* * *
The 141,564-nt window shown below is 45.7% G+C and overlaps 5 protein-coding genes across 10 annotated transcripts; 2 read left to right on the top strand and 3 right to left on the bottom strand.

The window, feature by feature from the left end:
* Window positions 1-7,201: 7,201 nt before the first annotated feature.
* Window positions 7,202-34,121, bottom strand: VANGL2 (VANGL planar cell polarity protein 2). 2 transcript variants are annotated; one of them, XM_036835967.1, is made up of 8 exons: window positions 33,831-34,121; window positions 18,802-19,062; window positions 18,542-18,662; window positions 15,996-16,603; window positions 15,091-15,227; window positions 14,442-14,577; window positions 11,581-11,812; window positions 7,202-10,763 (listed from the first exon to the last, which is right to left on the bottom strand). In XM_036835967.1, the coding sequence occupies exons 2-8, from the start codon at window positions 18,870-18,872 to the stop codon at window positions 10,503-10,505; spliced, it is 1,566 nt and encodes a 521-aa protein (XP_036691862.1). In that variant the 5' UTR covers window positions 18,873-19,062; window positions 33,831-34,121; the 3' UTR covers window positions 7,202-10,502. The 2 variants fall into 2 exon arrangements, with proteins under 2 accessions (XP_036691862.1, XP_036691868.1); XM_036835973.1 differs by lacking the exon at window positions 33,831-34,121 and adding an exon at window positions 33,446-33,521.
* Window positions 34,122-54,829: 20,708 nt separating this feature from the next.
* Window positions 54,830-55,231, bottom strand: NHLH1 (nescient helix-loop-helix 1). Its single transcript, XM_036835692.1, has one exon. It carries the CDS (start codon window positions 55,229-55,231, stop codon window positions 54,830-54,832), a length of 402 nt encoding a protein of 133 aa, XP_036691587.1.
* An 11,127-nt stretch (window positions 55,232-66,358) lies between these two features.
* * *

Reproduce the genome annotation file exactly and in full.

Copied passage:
The 141,564-nt window shown below is 45.7% G+C and overlaps 5 protein-coding genes across 10 annotated transcripts; 2 read left to right on the top strand and 3 right to left on the bottom strand.

The window, feature by feature from the left end:
* Window positions 1-7,201: 7,201 nt before the first annotated feature.
* Window positions 7,202-34,121, bottom strand: VANGL2 (VANGL planar cell polarity protein 2). 2 transcript variants are annotated; one of them, XM_036835967.1, is made up of 8 exons: window positions 33,831-34,121; window positions 18,802-19,062; window positions 18,542-18,662; window positions 15,996-16,603; window positions 15,091-15,227; window positions 14,442-14,577; window positions 11,581-11,812; window positions 7,202-10,763 (listed from the first exon to the last, which is right to left on the bottom strand). In XM_036835967.1, the coding sequence occupies exons 2-8, from the start codon at window positions 18,870-18,872 to the stop codon at window positions 10,503-10,505; spliced, it is 1,566 nt and encodes a 521-aa protein (XP_036691862.1). In that variant the 5' UTR covers window positions 18,873-19,062; window positions 33,831-34,121; the 3' UTR covers window positions 7,202-10,502. The 2 variants fall into 2 exon arrangements, with proteins under 2 accessions (XP_036691862.1, XP_036691868.1); XM_036835973.1 differs by lacking the exon at window positions 33,831-34,121 and adding an exon at window positions 33,446-33,521.
* Window positions 34,122-54,829: 20,708 nt separating this feature from the next.
* Window positions 54,830-55,231, bottom strand: NHLH1 (nescient helix-loop-helix 1). Its single transcript, XM_036835692.1, has one exon. It carries the CDS (start codon window positions 55,229-55,231, stop codon window positions 54,830-54,832), a length of 402 nt encoding a protein of 133 aa, XP_036691587.1.
* An 11,127-nt stretch (window positions 55,232-66,358) lies between these two features.